Id. at 803, 86 S. Ct. at 1796.
As the Supreme Court stated in City of Greenwood v. Peacock, 384 U.S. 808, 86 S. Ct. 1800, 16 L. Ed. 2d 944 (1966):
It is not enough to support removal under § 1443(1) to allege or show that the defendant's federal equal civil rights have been illegally and corruptly denied by state administrative officials in advance of trial, that the charges against the defendant are false, or that the defendant is unable to obtain a fair trial in a particular state court. The motives of the officers bringing the charges may be corrupt, but that does not show that the state trial court will find the defendant guilty if he is innocent, or that in any other manner the defendant will be "denied or cannot enforce in the courts" of the State any right under a federal law providing for equal civil rights. The civil rights removal statute does not require and does not permit the judges of the federal courts to put their brethren of the state judiciary on trial. Under § 1443(1), the vindication of the defendant's federal rights is left to the state courts except in the rare situations where it can be clearly predicted by reason of the operation of a pervasive and explicit state or federal law that those rights will inevitably be denied by the very act of bringing the defendant to trial in the state court.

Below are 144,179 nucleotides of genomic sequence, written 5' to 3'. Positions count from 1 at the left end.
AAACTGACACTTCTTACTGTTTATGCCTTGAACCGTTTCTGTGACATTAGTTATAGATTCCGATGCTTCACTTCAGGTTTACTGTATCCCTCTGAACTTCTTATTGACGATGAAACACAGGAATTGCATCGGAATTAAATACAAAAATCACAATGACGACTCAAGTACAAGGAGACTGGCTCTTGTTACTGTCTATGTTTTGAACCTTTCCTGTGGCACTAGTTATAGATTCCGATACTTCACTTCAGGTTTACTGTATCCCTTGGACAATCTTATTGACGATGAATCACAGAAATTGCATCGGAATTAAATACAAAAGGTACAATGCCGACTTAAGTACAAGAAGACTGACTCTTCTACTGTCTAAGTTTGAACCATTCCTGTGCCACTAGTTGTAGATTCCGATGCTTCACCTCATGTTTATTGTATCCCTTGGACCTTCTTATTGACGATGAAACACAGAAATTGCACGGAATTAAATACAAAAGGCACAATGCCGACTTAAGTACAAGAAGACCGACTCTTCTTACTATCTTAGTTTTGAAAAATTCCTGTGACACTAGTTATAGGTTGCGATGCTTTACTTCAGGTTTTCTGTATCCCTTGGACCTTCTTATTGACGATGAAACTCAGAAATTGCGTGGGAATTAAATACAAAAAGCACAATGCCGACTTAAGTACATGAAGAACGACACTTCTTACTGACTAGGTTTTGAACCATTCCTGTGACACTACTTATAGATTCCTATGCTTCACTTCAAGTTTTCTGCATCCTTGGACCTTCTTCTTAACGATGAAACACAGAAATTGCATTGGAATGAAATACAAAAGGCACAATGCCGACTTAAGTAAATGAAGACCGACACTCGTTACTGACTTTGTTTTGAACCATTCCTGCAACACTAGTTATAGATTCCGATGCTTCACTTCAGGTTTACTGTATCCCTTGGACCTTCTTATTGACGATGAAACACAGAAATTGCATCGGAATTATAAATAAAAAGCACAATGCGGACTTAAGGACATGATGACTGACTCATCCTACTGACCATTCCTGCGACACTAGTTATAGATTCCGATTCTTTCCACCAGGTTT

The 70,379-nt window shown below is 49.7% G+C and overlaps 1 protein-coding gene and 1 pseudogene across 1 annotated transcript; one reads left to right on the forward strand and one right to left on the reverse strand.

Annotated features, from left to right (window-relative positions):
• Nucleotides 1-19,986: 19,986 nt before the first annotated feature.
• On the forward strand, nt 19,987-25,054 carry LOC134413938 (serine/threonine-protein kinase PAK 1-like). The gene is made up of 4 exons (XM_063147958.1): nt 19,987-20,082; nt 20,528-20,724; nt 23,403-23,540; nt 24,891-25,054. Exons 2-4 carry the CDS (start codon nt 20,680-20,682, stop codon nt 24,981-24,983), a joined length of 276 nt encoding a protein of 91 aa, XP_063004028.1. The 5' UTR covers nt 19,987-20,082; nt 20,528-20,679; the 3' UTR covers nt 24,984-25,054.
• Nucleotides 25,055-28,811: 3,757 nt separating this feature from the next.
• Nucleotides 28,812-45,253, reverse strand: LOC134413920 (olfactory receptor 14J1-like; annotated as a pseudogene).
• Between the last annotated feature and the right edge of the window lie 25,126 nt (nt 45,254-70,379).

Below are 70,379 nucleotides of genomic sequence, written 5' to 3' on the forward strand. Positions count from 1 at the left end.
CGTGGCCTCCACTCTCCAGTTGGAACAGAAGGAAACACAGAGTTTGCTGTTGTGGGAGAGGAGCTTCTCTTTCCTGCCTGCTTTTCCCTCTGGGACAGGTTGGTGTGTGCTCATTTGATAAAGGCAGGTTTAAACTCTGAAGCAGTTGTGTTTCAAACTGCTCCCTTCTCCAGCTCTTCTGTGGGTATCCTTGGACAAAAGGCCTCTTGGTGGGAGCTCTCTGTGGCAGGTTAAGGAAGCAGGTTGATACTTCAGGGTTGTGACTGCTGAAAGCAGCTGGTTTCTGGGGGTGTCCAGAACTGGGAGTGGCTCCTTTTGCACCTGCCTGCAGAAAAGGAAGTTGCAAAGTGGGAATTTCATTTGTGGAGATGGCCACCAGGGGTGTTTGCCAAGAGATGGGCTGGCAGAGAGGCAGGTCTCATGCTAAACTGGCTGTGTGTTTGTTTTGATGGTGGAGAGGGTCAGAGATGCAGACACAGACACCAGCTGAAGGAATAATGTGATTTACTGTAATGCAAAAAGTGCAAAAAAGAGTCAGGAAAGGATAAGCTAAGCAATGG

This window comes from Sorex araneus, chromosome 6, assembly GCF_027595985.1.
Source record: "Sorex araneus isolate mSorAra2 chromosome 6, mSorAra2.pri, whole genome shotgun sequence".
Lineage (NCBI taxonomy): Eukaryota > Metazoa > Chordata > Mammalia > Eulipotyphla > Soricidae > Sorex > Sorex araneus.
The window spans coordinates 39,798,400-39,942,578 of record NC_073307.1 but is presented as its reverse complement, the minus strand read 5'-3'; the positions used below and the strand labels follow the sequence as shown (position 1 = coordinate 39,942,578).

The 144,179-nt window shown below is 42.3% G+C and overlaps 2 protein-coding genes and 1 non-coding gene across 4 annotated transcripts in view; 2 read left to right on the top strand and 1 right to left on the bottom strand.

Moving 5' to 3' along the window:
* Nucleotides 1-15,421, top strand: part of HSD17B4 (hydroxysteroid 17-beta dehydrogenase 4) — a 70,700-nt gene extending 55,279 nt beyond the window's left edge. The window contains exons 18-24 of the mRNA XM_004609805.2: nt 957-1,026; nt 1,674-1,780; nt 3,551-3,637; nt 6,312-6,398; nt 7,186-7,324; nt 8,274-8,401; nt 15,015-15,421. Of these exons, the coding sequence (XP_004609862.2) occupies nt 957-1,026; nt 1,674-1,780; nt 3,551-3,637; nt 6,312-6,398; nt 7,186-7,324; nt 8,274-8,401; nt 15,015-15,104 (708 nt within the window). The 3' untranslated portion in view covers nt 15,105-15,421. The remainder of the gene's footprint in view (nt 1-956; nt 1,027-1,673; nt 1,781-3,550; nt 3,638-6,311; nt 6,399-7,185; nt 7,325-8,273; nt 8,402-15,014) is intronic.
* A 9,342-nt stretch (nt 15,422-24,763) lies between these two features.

Id. at 827-28, 86 S. Ct. at 1812-13 (emphasis in original) (citations omitted).
The issues involved in these cases can be decided in the state courts, which have equal responsibility for ruling on federal constitutional issues. Berry may then seek review of any adverse rulings in the United States Supreme Court.
We have considered and reject Berry's other arguments.
We affirm the orders of remand.
The Honorable Edward L. Filippine, Chief Judge, Stephen N. Limbaugh, Jean C. Hamilton, George P. Gunn, Jr., William L. Hungate, and Clyde S. Cahill, United States District Judges for the Eastern District of Missouri
The district judges ruling on the other cases either adopted and incorporated Chief Judge Filippine's order, see Huck v. Berry, No. 91-1599-C-5 (E.D. Mo. Feb. 24, 1992) (Limbaugh, J.); Jones v. Berry, No. 91-1940-C-6 (E.D. Mo. Feb. 25, 1992) (Gunn, J.); Crawford v. Berry, No. 91-1597-C-3 (E.D. Mo. Feb. 21, 1992) (Hungate, J.); Price v. Berry, No. 91-1598-C-4 (E.D. Mo. Apr. 16, 1992) (Cahill, J.), or based their rulings on essentially the same reasoning Chief Judge Filippine used in his order. See, e.g., Doe v. Berry, No. 91-1616-C-7 (E.D. Mo. Feb. 25, 1992) (Hamilton, J.)
The relevant portion of 28 U.S.C. § 1443 states:
Any of the following civil actions or criminal prosecutions, commenced in a State court may be removed by the defendant to the district court of the United States for the district and division embracing the place wherein it is pending:
(1) Against any person who is denied or cannot enforce in the courts of such State a right under any law providing for the equal civil rights of citizens of the United States, or of all persons within the jurisdiction thereof....